River Habitat Blog

Rivers and Habitat Blog

Merritt Frey
Nov 30 2011 - 2:17pm

With the holiday filling up a big chunk of the week for this week's Wednesday Roundup, we were a bit concerned we wouldn't have enough news to share here.

Merritt Frey
Nov 23 2011 - 9:50am

Information overload. Analysis paralysis. Overflowing in boxes. We all wrestle with these issues every day. One small way the Habitat Program staff can help the beleaguered watershed groups of the nation wade through the information morass? The Wednesday Roundup.

Merritt Frey
Nov 21 2011 - 4:10pm

As reports that the "supercommittee" charged with finding a long-term budget reduction deal has failed spread across the internet today, everyone is scrambling to figure out what the failure means for their interest area. For those of us who love rivers, the most obvious question is what this means for the U.S. Environmental Protection Agency's budget, and the priorities for that smaller budget.

Merritt Frey
Nov 16 2011 - 11:28am

The New York Times weighed in yesterday on one of the most important issues of the day (and decade) for anyone who wants safe, clean water -- the issue of which waters are protected by the Clean Water Act.

Merritt Frey
Nov 7 2011 - 3:41pm

A long-time River Network Partner -- WildEarth Guardians and the pretty little Santa Fe River -- were recently featured in a blog post by the U.S. EPA Acting Assistant Administrator for Water, Nancy Stoner.

Merritt Frey
Nov 1 2011 - 6:58am

River Network's Habitat Program is excited to host a well-known Clean Water Act expert -- Bob Adler -- as a guest presenter in our on-going webinar series. River advocates interested in more effectively applying the power of the Clean Water Act to protect and restore aquatic ecosystems would be crazy to miss this chance to talk with one of the country's best thinkers on the issues we all care about....crazy!

Merritt Frey
Oct 31 2011 - 9:36am

Since as far back as the 1950s, the U.S. Fish and Wildlife Service has released a series of reports tracking the loss of wetlands in the United States. This month they released the newest reports, which details the status of our wetlands from 2004 to 2009.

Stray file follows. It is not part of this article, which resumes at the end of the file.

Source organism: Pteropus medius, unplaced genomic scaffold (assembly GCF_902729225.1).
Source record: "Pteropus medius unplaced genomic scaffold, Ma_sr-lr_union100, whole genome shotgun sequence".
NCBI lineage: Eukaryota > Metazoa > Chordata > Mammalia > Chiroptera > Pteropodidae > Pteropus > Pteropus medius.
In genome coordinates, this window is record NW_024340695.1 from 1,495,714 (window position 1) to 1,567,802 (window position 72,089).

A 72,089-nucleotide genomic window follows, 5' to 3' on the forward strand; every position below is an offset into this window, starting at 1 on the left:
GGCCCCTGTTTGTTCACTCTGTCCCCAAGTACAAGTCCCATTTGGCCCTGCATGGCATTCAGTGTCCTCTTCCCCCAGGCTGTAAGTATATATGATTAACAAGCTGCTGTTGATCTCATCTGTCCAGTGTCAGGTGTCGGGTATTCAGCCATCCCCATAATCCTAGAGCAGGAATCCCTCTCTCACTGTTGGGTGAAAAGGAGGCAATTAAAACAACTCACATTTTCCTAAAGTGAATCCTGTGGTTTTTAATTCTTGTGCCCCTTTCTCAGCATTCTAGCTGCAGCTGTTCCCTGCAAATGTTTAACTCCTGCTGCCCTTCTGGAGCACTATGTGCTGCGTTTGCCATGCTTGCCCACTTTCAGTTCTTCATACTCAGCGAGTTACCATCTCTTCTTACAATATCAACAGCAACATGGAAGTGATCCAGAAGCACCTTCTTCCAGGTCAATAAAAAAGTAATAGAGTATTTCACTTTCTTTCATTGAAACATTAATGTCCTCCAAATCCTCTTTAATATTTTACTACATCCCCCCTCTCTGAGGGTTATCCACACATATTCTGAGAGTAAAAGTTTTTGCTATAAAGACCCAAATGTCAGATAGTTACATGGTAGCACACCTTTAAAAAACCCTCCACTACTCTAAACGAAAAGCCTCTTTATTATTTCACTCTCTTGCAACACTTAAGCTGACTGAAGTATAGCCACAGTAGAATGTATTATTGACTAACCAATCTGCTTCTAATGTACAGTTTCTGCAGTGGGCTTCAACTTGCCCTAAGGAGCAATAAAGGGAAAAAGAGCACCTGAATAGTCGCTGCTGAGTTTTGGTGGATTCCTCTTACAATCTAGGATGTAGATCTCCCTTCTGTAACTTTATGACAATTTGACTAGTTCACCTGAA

usfws, wetlands
Merritt Frey
Oct 21 2011 - 6:57am

Two runners cover 130 miles in 52 hours. Driven salmon swim 900 miles and climb 7,000 feet. Who's crazier?

Merritt Frey
Oct 20 2011 - 8:47am

Although fish and others who rely on our rivers don’t see the separation, our legal system has long treated water quality and quantity as unrelated concerns. Water quality is regulated by the federal Clean Water Act, while state laws govern water quantity. For too long, the chasm between quality and quantity has been viewed as unbridgeable.

Merritt Frey
Oct 18 2011 - 12:12pm

It isn't the big 4-0, but it sure is getting close. Today, one of the nation's most successful and beloved environmental laws - the Clean Water Act -- turns 39.

Merritt Frey
Oct 14 2011 - 12:30pm

By now, most of us have sat through trainings about all the remarkable ways Google Earth can be incorporated into our river protection efforts. The Center for Justice stumbled across a new use -- documenting protests -- quite by accident.

Merritt Frey
Oct 13 2011 - 7:31am

Luckily for the Charles River (and all the people who visit it) some people don't see any problem as too big. Or too long-term. Or too gross.

Merritt Frey
Oct 7 2011 - 8:04am

The Friday Fun idea this week was easy to come up with -- what could be more fun for river lovers than a dam removal? A webcam view that let's us all feel like we're right there for the dam removal, that's what.

dam removal, dams, fun
Merritt Frey
Oct 6 2011 - 7:32am

U.S. EPA has made it clear this week that they are in fact moving forward with their most important regulatory development action of the decade (at least in my opinion) -- regulations to clarify the question of which waters are protected under the Clean Water Act.

Merritt Frey
Oct 3 2011 - 12:44pm

When rivers form a boundary between states, interesting policy debates seem sure to follow. The on-going discussion about dredging the Savannah River to make room for huge ocean-going ships is no exception.